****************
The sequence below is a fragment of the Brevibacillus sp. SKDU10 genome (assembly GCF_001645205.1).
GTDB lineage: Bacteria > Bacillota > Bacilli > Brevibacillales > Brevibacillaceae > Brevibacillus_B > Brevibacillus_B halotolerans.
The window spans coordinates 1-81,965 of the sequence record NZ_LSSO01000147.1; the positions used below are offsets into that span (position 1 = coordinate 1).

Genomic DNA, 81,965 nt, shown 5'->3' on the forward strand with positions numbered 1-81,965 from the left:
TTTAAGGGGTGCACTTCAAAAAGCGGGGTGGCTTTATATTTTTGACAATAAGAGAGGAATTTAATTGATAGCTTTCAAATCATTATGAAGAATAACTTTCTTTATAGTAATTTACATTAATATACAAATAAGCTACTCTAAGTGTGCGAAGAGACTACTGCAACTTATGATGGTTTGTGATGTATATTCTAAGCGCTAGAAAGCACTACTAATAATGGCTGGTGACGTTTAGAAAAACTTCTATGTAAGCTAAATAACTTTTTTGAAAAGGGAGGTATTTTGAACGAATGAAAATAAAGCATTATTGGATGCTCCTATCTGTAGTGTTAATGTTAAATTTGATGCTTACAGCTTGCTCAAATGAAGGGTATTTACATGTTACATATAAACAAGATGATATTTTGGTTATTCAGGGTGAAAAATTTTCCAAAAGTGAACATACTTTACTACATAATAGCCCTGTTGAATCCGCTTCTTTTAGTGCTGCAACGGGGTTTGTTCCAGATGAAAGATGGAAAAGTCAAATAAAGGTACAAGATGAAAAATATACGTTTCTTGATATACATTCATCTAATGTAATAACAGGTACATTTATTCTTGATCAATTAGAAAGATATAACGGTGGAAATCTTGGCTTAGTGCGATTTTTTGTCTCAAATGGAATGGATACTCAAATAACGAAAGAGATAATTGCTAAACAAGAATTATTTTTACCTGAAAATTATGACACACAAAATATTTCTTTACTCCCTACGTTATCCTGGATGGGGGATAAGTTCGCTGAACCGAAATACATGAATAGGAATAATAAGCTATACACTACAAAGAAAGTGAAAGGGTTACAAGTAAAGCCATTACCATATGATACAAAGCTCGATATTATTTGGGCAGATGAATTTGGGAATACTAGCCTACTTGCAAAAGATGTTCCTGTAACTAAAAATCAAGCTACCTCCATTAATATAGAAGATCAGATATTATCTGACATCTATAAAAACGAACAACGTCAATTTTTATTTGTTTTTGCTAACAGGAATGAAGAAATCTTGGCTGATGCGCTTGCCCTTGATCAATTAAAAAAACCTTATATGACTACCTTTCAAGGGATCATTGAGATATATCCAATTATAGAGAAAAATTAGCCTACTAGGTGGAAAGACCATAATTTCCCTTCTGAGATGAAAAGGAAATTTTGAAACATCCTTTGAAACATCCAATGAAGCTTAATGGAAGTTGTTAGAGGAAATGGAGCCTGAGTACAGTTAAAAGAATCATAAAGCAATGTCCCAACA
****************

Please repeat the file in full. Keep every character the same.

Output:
The sequence below is a fragment of the Brevibacillus sp. SKDU10 genome (assembly GCF_001645205.1).
GTDB lineage: Bacteria > Bacillota > Bacilli > Brevibacillales > Brevibacillaceae > Brevibacillus_B > Brevibacillus_B halotolerans.
The window spans coordinates 1-81,965 of the sequence record NZ_LSSO01000147.1; the positions used below are offsets into that span (position 1 = coordinate 1).

Genomic DNA, 81,965 nt, shown 5'->3' on the forward strand with positions numbered 1-81,965 from the left:
TTTAAGGGGTGCACTTCAAAAAGCGGGGTGGCTTTATATTTTTGACAATAAGAGAGGAATTTAATTGATAGCTTTCAAATCATTATGAAGAATAACTTTCTTTATAGTAATTTACATTAATATACAAATAAGCTACTCTAAGTGTGCGAAGAGACTACTGCAACTTATGATGGTTTGTGATGTATATTCTAAGCGCTAGAAAGCACTACTAATAATGGCTGGTGACGTTTAGAAAAACTTCTATGTAAGCTAAATAACTTTTTTGAAAAGGGAGGTATTTTGAACGAATGAAAATAAAGCATTATTGGATGCTCCTATCTGTAGTGTTAATGTTAAATTTGATGCTTACAGCTTGCTCAAATGAAGGGTATTTACATGTTACATATAAACAAGATGATATTTTGGTTATTCAGGGTGAAAAATTTTCCAAAAGTGAACATACTTTACTACATAATAGCCCTGTTGAATCCGCTTCTTTTAGTGCTGCAACGGGGTTTGTTCCAGATGAAAGATGGAAAAGTCAAATAAAGGTACAAGATGAAAAATATACGTTTCTTGATATACATTCATCTAATGTAATAACAGGTACATTTATTCTTGATCAATTAGAAAGATATAACGGTGGAAATCTTGGCTTAGTGCGATTTTTTGTCTCAAATGGAATGGATACTCAAATAACGAAAGAGATAATTGCTAAACAAGAATTATTTTTACCTGAAAATTATGACACACAAAATATTTCTTTACTCCCTACGTTATCCTGGATGGGGGATAAGTTCGCTGAACCGAAATACATGAATAGGAATAATAAGCTATACACTACAAAGAAAGTGAAAGGGTTACAAGTAAAGCCATTACCATATGATACAAAGCTCGATATTATTTGGGCAGATGAATTTGGGAATACTAGCCTACTTGCAAAAGATGTTCCTGTAACTAAAAATCAAGCTACCTCCATTAATATAGAAGATCAGATATTATCTGACATCTATAAAAACGAACAACGTCAATTTTTATTTGTTTTTGCTAACAGGAATGAAGAAATCTTGGCTGATGCGCTTGCCCTTGATCAATTAAAAAAACCTTATATGACTACCTTTCAAGGGATCATTGAGATATATCCAATTATAGAGAAAAATTAGCCTACTAGGTGGAAAGACCATAATTTCCCTTCTGAGATGAAAAGGAAATTTTGAAACATCCTTTGAAACATCCAATGAAGCTTAATGGAAGTTGTTAGAGGAAATGGAGCCTGAGTACAGTTAAAAGAATCATAAAGCAATGTCCCAACA